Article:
Loophole for Asbestos Defendants? 

by Laurie Kazan-Allen



Just when you thought you had seen it all, asbestos defendants come up with a new scheme for off-loading asbestos liabilities. Last year the U.S. multinational Honeywell International Inc. lost $220 million due, in some part, to asbestos-related lawsuits against its Bendix friction materials business. Asbestos was used to make brakes at Bendix factories around the world; it is still being used at Bendix factories in Asia. Since 1982, Bendix has settled 53,000 asbestos claims, averaging $1,000 each; there are 47,000 more asbestos-related claims pending. With a myriad of other interests and a predominant international status – it is one of 30 stocks that make up the Dow Jones Industrial Average – Honeywell just doesn’t need this grief. What to do?

A bizarre solution has been found which is breathtaking in its audacity: pass these claims to a company already enjoying judicial protection against asbestos lawsuits. On January 30, 2003, it was announced that Honeywell had signed a twenty-one page letter of intent with the Federal Mogul Corporation (FM), the Automotives Group which bought UK Asbestos Giant T&N Ltd. In a landmark deal, Honeywell is "selling" the global operations of Bendix, with the exception of certain U.S.-based assets, to FM in return for FM assuming all of Bendix’s asbestos liabilities. The headline of the Press Release on the Honeywell website1 says it all: "Federal-Mogul to Acquire Honeywell’s Bendix Friction Materials Business in Exchange for Bankruptcy Court Protection Against Asbestos Liabilities." FM Chairman and CEO Frank Macher says: "This acquisition represents a unique way, given our Chapter 11 status, to grow our core product base and position Federal-Mogul to emerge from its bankruptcy proceedings a stronger company."

The letter of intent specifies that the Bendix companies which will be sold by Honeywell include those:

"in France, Germany, Italy, the Czech Republic, Spain, Turkey, the Netherlands, Portugal, China, Brazil and the United Kingdom and Honeywell’s joint venture interests (the ‘Asian Joint Venture Interests’) in FMP Group (Australia) Pty. Ltd. (formerly Bendix Mintex Pty. Ltd.), FMP Group Pty. Ltd. (formerly Bendix Mintex Pacific Pty. Ltd.), FMP Automotive (Malaysia) Sdn. Bhd. (formerly Don Brake (Malaysia) Sdn. Bhd.), FMP (Thailand) Ltd. (formerly Bendix (Thailand) Ltd.), FMP Distribution Co. Ltd. and their respective subsidiaries (the ‘Asian Joint Ventures’)."

It seems that FM has little to lose by taking on the asbestos liabilities of the Bendix brakes parts business. Due to its Chapter 11 status, thousands of asbestos claims against FM are frozen. It appears that if this deal proceeds, claims for asbestos injuries will no longer be possible against Bendix or Honeywell; all future lawsuits, including those from non-U.S. litigants, will be brought against a paralysed company, Federal Mogul, instead of the still viable Honeywell group. A U.S. lawyer, who represents asbestos plaintiffs, condemned this scheme: "It’s just appalling. It’s just a perversion of the whole system." He promised that claimants would fight these proposals.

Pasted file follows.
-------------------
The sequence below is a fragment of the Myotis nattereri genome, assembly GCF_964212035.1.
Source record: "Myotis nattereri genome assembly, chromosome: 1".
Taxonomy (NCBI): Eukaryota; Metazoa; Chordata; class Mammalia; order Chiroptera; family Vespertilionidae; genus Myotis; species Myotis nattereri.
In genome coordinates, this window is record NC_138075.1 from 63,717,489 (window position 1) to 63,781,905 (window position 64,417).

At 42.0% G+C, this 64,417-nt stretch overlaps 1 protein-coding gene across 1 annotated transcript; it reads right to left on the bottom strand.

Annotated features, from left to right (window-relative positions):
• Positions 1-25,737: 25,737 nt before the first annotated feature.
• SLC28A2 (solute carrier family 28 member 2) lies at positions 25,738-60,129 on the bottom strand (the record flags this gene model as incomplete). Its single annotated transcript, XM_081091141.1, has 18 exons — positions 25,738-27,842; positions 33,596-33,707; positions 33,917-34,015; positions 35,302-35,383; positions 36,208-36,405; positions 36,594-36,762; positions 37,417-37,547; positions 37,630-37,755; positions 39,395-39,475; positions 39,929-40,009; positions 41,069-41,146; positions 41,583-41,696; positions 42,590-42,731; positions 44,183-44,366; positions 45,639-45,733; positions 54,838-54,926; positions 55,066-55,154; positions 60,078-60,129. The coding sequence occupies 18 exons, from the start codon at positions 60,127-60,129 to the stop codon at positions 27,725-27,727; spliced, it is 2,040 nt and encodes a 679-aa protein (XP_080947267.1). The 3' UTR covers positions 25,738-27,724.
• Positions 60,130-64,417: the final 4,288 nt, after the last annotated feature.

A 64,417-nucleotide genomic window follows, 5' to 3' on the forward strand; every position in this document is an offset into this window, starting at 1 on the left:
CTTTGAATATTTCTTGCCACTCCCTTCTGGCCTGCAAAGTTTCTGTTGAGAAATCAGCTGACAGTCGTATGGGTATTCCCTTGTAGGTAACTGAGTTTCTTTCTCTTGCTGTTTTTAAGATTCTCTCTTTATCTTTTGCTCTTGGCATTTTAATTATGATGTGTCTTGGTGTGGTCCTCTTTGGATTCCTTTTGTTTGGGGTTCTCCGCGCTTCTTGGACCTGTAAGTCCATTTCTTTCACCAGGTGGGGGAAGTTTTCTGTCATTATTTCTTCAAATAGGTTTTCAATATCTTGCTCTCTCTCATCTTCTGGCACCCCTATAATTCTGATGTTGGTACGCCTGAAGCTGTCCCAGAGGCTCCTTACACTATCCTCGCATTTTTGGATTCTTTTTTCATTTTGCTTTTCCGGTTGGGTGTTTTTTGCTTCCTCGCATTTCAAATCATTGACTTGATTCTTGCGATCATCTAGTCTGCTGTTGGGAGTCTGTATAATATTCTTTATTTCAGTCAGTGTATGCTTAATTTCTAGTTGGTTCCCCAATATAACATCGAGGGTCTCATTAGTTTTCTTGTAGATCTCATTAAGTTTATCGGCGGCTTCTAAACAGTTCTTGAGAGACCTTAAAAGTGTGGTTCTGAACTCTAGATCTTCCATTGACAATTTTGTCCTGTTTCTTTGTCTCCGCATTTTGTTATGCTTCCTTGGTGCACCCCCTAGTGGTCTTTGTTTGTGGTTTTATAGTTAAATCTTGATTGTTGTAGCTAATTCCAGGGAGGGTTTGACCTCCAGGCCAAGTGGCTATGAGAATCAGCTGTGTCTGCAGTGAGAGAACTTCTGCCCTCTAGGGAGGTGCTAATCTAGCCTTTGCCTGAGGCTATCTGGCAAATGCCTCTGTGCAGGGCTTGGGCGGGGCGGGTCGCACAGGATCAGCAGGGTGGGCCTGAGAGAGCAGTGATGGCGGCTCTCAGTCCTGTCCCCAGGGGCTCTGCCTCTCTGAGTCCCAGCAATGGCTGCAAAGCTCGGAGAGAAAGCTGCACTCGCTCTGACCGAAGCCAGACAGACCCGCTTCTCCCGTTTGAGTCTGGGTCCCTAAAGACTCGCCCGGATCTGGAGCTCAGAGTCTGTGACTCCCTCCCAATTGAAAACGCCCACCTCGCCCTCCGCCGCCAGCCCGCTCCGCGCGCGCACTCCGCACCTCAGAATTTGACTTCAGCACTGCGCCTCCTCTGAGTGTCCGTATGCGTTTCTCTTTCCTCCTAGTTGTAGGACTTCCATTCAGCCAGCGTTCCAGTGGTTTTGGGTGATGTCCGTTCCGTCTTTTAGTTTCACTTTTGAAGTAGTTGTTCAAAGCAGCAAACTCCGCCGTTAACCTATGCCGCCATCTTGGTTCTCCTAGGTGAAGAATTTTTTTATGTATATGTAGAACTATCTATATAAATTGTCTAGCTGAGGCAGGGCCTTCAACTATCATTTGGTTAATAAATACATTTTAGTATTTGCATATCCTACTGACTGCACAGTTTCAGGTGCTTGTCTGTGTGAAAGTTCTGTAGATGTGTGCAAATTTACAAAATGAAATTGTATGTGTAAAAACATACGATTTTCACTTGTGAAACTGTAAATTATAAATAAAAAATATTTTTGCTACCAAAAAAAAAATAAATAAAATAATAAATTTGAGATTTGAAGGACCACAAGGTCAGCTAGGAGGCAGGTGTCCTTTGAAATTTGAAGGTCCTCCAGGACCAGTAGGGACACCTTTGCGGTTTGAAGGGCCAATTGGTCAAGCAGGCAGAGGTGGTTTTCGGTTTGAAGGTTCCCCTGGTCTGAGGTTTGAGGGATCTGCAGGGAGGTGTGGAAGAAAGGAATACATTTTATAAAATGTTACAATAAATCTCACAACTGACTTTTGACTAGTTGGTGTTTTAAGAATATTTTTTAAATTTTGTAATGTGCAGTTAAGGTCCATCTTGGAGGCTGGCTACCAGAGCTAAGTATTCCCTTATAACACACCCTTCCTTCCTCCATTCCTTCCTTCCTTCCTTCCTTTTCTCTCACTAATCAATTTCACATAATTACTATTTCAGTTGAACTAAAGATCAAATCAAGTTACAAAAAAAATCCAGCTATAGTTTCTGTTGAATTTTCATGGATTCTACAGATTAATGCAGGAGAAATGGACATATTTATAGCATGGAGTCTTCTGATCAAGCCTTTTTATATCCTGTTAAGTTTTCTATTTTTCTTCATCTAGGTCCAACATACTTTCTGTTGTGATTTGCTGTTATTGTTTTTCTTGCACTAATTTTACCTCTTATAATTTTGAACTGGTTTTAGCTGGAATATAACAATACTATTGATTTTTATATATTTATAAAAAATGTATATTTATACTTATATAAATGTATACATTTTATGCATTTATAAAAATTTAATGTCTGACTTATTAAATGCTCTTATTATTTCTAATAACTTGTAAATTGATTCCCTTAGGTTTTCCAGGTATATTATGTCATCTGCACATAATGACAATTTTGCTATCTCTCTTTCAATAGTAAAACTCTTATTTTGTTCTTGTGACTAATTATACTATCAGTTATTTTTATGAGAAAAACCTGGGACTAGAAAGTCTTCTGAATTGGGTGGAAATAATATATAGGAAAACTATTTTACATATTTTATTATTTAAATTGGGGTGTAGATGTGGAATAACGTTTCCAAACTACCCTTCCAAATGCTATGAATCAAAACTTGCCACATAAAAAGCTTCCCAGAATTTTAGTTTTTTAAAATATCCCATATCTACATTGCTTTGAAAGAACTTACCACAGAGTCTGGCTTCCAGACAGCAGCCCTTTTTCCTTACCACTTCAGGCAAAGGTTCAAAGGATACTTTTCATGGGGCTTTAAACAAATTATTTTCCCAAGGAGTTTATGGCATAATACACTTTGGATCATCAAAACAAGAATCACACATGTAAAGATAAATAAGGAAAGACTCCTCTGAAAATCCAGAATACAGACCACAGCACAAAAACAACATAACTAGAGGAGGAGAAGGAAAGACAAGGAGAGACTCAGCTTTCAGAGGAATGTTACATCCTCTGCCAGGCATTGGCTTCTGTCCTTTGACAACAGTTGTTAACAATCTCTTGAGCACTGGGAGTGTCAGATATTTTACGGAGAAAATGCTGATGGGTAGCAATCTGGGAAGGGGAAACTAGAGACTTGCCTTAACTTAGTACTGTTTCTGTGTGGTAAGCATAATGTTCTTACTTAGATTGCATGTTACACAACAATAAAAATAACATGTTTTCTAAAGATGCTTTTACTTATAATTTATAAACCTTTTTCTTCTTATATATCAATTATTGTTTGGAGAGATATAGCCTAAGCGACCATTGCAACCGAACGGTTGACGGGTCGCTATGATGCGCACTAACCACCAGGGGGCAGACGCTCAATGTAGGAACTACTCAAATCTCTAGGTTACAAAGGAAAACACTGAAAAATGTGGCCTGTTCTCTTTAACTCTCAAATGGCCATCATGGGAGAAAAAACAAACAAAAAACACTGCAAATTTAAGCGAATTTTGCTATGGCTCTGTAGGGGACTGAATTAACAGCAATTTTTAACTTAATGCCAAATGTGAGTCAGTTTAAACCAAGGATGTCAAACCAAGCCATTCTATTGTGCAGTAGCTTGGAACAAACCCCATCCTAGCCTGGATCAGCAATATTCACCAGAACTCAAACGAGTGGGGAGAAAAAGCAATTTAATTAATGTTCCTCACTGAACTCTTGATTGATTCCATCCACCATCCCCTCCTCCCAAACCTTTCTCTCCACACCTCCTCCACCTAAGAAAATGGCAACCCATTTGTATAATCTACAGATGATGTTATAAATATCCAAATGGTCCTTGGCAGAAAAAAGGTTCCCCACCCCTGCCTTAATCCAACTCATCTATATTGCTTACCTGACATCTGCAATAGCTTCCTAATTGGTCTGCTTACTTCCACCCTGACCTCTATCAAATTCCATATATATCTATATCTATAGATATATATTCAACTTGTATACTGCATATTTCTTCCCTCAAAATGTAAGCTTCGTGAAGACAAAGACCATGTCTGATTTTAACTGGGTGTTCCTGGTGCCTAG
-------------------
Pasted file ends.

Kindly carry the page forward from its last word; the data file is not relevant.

The deal will only proceed when:

  • the Court has approved the Materials Plan of Reorganization establishing Materials 524(g) Trust;

  • Honeywell cedes rights and benefits from Bendix insurance policies for Friction Asbestos Liabilities to Materials 524(g) Trust;

  • the Court has entered a permanent and nonappealable injunction prohibiting legal actions from U.S. and other claimants against Honeywell or any of its affiliates for Friction Asbestos Liabilities;

  • approval of the arrangement by the boards of Honeywell and Federal Mogul is given;

  • "confirmation (is received) that Honeywell and its affiliates have ceased worldwide the manufacturing, sale and distribution of any products containing asbestos;"

  • "the approval, consent or clearance of the European Commission pursuant to Council Regulation (EEC) No. 4064/89, as amended, and approval, consent or clearance of any other governmental authorities whose approval, consent or clearance the parties reasonably believe is necessary, shall have been obtained;"

  • it has been ascertained that there is an "absence of any injunctions or governmental proceedings prohibiting or challenging the transaction;"

  • "the required consultation by Honeywell with its European Works Council and any other works council consultation processes that may be applicable outside the United States" is completed.

As soon as the letter of intent was executed, Honeywell and FM began work on a temporary restraining order designed to stop "present and future claimants from asserting and further prosecuting Friction Asbestos Liabilities against Honeywell or against any of its affiliates in respect of the Friction Business in the United States pending the establishment of the Materials 542(g) Trust and the entry of a Permanent Injunction…" If/when this injunction is obtained, the legal status of Bendix asbestos claimants will match that of tens of thousands of T&N plaintiffs, currently out in the cold, wondering if they will receive justice or a few cents on the dollar.

February 8, 2003


1Honeywell website accessed on Feb. 8, 2003.



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